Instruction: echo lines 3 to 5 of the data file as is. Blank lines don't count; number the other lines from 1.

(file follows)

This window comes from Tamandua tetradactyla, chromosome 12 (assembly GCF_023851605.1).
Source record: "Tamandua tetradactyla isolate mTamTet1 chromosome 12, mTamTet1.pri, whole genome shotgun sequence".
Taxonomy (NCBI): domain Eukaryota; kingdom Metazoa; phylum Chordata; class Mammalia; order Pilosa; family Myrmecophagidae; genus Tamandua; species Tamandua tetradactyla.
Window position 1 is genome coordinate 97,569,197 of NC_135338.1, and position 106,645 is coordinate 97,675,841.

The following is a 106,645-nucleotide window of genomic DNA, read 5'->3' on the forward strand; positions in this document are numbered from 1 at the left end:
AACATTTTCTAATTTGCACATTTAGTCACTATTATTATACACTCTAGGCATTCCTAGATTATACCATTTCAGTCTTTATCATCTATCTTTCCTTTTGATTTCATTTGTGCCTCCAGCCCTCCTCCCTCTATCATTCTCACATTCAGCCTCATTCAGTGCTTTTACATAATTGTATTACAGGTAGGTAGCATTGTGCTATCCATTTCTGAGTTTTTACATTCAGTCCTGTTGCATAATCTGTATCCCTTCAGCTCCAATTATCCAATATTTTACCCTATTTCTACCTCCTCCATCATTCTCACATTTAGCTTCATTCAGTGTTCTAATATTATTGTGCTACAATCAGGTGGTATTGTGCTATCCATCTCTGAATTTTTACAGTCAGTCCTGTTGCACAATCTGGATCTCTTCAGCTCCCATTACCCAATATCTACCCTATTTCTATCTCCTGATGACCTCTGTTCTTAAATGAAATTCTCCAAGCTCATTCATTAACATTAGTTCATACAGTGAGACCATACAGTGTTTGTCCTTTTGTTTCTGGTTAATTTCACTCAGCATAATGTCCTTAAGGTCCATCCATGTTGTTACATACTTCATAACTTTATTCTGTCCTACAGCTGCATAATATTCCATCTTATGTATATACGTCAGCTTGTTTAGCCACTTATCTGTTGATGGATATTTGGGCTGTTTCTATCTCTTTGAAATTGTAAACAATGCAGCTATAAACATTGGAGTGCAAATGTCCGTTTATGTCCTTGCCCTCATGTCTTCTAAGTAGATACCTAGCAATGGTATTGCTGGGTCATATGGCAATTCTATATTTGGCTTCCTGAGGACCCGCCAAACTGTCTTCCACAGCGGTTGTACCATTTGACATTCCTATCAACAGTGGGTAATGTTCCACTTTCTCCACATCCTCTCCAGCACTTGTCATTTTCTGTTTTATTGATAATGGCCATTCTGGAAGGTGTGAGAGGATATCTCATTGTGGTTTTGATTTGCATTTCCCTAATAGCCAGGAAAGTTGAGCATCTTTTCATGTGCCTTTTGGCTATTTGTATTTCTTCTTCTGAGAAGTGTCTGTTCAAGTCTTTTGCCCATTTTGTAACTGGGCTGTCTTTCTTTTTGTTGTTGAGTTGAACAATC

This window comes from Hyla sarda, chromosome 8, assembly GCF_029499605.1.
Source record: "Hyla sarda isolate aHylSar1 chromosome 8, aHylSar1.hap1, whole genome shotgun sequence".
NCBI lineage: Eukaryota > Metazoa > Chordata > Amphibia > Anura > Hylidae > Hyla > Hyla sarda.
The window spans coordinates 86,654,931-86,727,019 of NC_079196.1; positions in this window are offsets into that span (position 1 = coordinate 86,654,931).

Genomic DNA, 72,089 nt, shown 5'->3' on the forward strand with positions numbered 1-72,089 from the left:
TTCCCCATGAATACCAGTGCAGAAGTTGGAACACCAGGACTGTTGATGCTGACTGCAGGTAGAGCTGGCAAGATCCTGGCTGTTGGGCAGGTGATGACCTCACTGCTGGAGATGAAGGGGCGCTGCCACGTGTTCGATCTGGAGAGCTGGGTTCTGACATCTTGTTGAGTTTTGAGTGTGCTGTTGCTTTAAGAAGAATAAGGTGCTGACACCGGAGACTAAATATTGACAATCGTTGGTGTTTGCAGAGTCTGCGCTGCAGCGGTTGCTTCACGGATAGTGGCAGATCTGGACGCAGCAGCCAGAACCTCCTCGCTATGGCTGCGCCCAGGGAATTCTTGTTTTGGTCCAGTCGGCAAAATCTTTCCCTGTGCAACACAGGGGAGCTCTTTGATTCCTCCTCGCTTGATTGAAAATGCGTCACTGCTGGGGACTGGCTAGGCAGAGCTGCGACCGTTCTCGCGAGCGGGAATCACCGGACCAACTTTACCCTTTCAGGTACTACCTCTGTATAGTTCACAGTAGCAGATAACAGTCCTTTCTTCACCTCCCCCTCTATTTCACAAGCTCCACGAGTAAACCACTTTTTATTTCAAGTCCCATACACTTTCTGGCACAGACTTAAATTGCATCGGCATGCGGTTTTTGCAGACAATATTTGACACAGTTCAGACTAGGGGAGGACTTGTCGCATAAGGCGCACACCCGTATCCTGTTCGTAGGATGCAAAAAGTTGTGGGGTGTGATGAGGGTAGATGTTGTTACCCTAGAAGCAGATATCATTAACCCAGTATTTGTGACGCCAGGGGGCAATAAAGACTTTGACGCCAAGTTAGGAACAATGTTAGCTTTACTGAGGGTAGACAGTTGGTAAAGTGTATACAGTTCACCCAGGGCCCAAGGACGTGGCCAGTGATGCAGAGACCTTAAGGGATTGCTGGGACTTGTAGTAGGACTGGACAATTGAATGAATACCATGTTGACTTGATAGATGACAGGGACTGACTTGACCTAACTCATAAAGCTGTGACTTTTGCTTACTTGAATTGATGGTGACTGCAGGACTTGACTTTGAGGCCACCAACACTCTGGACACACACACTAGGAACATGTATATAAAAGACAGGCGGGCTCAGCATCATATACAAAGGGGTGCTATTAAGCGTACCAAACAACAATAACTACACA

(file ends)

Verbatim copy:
Taxonomy (NCBI): domain Eukaryota; kingdom Metazoa; phylum Chordata; class Mammalia; order Pilosa; family Myrmecophagidae; genus Tamandua; species Tamandua tetradactyla.
Window position 1 is genome coordinate 97,569,197 of NC_135338.1, and position 106,645 is coordinate 97,675,841.

The following is a 106,645-nucleotide window of genomic DNA, read 5'->3' on the forward strand; positions in this document are numbered from 1 at the left end: